It’s not a good time to be getting into the hazardous materials business. While increased federal presence is something many businesses will have to get used to, there is a heightened sense of awareness among the companies themselves, particularly those that see potential for terrorist attacks.
“Any trucking company would be double checking any new ‘haz mat’ shipments,” said Patty Senecal, vice president of sales at Transport Express in Rancho Dominguez. “What’s changed, though, is not how we’re handling it, it’s who is it coming from and where is it going. If the person giving me the order is someone I haven’t done business with, I’d have some concerns about that.”
Robert Maberry, manager of chemical transportation safety at Yellow Freight System in Overland Park, Kan., echoed those concerns. “We’re working on the front end of this how we’re getting the freight and who’s it going to,” he said.
Steve Hunt, president of ShipMate Inc. in Torrance, a dangerous-goods consultant, said he wouldn’t be surprised if many companies begin refusing orders outright, if for no other reason than to decrease the liability of an incident.
“I’m sure a number of companies are not taking certain materials,” he said.
Senecal confirmed that certain orders are being refused, but added that such action isn’t unusual. “If we don’t like what it is or how much of it (is being transported), we’ll refuse the order,” she said. “But that happens all the time.”
Heightened security is being seen at all levels of the distribution chain, from air-cargo shipments being put on 24-to-48 hour holds to seaports singling out shipments for inspection.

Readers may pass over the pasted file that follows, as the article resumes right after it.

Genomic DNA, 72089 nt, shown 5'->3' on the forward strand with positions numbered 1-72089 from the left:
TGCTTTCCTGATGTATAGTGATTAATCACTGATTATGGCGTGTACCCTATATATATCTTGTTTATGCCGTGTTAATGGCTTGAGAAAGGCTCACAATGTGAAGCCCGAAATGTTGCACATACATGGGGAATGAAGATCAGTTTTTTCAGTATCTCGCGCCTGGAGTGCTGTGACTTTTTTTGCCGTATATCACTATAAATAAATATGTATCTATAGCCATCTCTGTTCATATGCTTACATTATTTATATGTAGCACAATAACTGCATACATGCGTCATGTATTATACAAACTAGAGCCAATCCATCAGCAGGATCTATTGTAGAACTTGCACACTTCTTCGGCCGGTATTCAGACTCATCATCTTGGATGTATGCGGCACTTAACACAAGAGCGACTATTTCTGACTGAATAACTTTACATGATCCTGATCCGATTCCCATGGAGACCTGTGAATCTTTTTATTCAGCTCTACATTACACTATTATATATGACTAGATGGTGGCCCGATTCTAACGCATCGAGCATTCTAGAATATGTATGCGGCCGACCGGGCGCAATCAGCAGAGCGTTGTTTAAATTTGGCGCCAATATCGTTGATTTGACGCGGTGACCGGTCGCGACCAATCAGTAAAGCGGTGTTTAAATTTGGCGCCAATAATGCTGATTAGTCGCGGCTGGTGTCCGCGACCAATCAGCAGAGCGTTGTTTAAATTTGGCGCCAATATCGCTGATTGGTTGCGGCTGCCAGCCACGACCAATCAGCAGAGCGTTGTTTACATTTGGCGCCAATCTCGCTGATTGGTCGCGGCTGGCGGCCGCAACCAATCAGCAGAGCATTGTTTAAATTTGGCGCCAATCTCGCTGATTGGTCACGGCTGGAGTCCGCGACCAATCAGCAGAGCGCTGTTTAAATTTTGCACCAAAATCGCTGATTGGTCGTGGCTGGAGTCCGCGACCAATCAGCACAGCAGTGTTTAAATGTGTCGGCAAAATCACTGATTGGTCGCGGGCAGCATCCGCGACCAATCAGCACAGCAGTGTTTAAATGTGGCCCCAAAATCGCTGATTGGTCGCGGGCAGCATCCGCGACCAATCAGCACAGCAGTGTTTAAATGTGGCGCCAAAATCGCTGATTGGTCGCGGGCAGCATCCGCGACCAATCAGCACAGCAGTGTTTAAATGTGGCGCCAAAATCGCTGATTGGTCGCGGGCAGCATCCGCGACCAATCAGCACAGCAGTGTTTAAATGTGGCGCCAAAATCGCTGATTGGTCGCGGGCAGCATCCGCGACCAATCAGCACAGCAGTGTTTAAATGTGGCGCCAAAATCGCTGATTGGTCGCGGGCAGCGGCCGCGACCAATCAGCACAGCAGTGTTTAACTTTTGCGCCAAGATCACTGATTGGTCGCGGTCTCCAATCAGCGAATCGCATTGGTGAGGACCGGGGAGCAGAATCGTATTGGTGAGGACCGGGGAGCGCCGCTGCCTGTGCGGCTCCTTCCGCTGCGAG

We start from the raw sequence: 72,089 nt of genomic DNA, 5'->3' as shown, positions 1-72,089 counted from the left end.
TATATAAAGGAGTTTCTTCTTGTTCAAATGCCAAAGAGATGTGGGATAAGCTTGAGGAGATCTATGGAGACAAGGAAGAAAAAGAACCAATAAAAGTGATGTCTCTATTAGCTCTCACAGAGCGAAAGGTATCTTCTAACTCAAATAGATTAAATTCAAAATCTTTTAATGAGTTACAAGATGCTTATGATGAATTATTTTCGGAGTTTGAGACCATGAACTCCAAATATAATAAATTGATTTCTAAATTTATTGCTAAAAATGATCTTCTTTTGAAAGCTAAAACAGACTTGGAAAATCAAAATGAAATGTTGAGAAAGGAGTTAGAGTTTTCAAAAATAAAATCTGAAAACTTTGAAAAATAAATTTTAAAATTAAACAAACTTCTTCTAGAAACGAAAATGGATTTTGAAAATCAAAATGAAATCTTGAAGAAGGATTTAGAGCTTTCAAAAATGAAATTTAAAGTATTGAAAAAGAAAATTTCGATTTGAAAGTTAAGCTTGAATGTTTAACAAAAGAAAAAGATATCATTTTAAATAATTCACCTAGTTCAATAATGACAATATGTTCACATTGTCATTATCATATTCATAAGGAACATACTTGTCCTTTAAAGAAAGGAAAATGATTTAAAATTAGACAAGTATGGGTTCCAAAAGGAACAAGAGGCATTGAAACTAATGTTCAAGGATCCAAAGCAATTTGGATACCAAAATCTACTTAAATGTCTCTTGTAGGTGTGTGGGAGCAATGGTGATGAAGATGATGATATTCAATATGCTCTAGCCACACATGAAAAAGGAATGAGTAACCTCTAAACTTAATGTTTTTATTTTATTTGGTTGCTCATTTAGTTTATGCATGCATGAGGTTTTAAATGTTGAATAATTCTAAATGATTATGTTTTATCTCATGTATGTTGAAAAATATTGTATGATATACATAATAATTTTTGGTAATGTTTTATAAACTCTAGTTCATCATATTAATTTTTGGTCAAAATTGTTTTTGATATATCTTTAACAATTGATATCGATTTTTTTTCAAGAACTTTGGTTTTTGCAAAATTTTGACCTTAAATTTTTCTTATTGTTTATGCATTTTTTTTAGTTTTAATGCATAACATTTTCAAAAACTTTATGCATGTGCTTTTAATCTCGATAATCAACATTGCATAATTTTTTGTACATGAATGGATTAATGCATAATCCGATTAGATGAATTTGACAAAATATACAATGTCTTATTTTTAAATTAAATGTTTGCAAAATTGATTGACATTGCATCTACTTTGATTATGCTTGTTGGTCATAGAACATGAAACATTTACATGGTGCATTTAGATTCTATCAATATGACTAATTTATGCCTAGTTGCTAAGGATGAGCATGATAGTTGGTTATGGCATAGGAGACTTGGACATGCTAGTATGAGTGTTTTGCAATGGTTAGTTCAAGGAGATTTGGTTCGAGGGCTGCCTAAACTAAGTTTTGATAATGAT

“Every ship is being screened,” said Manny Aschemeyer, executive director of the Marine Exchange of Los Angeles/Long Beach Harbors. “(Incoming ships) have to send our crew lists, hazardous materials manifests, and (many ships) are being examined by the Coast Guard as well as other federal agencies.”
Lt. Richard Molloy, public affairs officer for the U.S. Coast Guard at the Port of Los Angeles/Long Beach, confirmed that “high-risk” ships are being thoroughly checked. “If the vessel falls into a high-risk category, which could be for various reasons, then we’ll board with FBI and other law enforcement teams,” he said.
Widespread concern of dangerous materials getting into the wrong hands has kept shippers fairly patient about the delays. Hayman said the slower processing of shipments is here to stay. “There are delays, and it will probably have to become a way of life,” he said. “It’s going to be incorporated into the way we do business.”
Aschemeyer agreed: “This is not temporary. It’s only the beginning.”